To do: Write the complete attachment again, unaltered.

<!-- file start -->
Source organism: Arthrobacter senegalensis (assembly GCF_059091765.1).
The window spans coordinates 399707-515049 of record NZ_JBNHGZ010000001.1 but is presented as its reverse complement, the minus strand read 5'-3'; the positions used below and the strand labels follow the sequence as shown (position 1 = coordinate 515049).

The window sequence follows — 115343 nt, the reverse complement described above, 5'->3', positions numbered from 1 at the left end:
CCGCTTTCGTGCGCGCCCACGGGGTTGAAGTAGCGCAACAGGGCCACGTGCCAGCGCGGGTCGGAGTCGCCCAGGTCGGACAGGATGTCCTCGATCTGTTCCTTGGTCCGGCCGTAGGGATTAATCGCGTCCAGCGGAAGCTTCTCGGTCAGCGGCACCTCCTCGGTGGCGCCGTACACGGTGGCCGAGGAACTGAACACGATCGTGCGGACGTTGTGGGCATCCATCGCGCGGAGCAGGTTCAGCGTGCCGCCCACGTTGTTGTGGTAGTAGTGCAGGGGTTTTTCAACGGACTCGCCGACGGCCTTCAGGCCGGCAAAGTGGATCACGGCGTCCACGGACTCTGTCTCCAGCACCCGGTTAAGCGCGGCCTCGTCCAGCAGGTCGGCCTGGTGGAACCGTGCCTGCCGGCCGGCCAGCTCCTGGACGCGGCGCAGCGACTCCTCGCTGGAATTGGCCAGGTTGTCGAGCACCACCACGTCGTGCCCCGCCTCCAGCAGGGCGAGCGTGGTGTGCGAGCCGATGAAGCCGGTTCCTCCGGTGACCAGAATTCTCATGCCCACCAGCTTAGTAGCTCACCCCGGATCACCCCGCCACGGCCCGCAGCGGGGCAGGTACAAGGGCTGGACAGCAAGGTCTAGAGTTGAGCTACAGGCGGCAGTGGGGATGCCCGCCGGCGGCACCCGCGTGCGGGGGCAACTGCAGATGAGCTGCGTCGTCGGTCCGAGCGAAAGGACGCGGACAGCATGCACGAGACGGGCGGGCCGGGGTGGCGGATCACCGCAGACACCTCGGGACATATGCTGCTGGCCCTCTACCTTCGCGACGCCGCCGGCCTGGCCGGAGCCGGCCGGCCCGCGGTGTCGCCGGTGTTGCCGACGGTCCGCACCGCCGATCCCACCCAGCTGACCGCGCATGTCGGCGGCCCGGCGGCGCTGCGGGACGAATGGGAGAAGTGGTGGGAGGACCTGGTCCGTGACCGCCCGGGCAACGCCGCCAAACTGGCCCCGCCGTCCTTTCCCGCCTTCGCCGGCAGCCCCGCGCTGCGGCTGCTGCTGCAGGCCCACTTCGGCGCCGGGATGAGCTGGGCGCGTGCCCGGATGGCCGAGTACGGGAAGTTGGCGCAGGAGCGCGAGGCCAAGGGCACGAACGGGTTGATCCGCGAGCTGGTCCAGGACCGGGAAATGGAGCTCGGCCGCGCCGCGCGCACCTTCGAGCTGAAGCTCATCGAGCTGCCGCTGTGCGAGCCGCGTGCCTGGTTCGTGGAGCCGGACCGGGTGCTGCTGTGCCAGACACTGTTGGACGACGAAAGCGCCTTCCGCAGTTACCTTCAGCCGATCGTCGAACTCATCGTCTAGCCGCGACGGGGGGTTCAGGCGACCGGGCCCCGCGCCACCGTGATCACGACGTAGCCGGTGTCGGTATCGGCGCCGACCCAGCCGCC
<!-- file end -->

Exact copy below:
Source organism: Arthrobacter senegalensis (assembly GCF_059091765.1).
The window spans coordinates 399707-515049 of record NZ_JBNHGZ010000001.1 but is presented as its reverse complement, the minus strand read 5'-3'; the positions used below and the strand labels follow the sequence as shown (position 1 = coordinate 515049).

The window sequence follows — 115343 nt, the reverse complement described above, 5'->3', positions numbered from 1 at the left end:
CCGCTTTCGTGCGCGCCCACGGGGTTGAAGTAGCGCAACAGGGCCACGTGCCAGCGCGGGTCGGAGTCGCCCAGGTCGGACAGGATGTCCTCGATCTGTTCCTTGGTCCGGCCGTAGGGATTAATCGCGTCCAGCGGAAGCTTCTCGGTCAGCGGCACCTCCTCGGTGGCGCCGTACACGGTGGCCGAGGAACTGAACACGATCGTGCGGACGTTGTGGGCATCCATCGCGCGGAGCAGGTTCAGCGTGCCGCCCACGTTGTTGTGGTAGTAGTGCAGGGGTTTTTCAACGGACTCGCCGACGGCCTTCAGGCCGGCAAAGTGGATCACGGCGTCCACGGACTCTGTCTCCAGCACCCGGTTAAGCGCGGCCTCGTCCAGCAGGTCGGCCTGGTGGAACCGTGCCTGCCGGCCGGCCAGCTCCTGGACGCGGCGCAGCGACTCCTCGCTGGAATTGGCCAGGTTGTCGAGCACCACCACGTCGTGCCCCGCCTCCAGCAGGGCGAGCGTGGTGTGCGAGCCGATGAAGCCGGTTCCTCCGGTGACCAGAATTCTCATGCCCACCAGCTTAGTAGCTCACCCCGGATCACCCCGCCACGGCCCGCAGCGGGGCAGGTACAAGGGCTGGACAGCAAGGTCTAGAGTTGAGCTACAGGCGGCAGTGGGGATGCCCGCCGGCGGCACCCGCGTGCGGGGGCAACTGCAGATGAGCTGCGTCGTCGGTCCGAGCGAAAGGACGCGGACAGCATGCACGAGACGGGCGGGCCGGGGTGGCGGATCACCGCAGACACCTCGGGACATATGCTGCTGGCCCTCTACCTTCGCGACGCCGCCGGCCTGGCCGGAGCCGGCCGGCCCGCGGTGTCGCCGGTGTTGCCGACGGTCCGCACCGCCGATCCCACCCAGCTGACCGCGCATGTCGGCGGCCCGGCGGCGCTGCGGGACGAATGGGAGAAGTGGTGGGAGGACCTGGTCCGTGACCGCCCGGGCAACGCCGCCAAACTGGCCCCGCCGTCCTTTCCCGCCTTCGCCGGCAGCCCCGCGCTGCGGCTGCTGCTGCAGGCCCACTTCGGCGCCGGGATGAGCTGGGCGCGTGCCCGGATGGCCGAGTACGGGAAGTTGGCGCAGGAGCGCGAGGCCAAGGGCACGAACGGGTTGATCCGCGAGCTGGTCCAGGACCGGGAAATGGAGCTCGGCCGCGCCGCGCGCACCTTCGAGCTGAAGCTCATCGAGCTGCCGCTGTGCGAGCCGCGTGCCTGGTTCGTGGAGCCGGACCGGGTGCTGCTGTGCCAGACACTGTTGGACGACGAAAGCGCCTTCCGCAGTTACCTTCAGCCGATCGTCGAACTCATCGTCTAGCCGCGACGGGGGGTTCAGGCGACCGGGCCCCGCGCCACCGTGATCACGACGTAGCCGGTGTCGGTATCGGCGCCGACCCAGCCGCC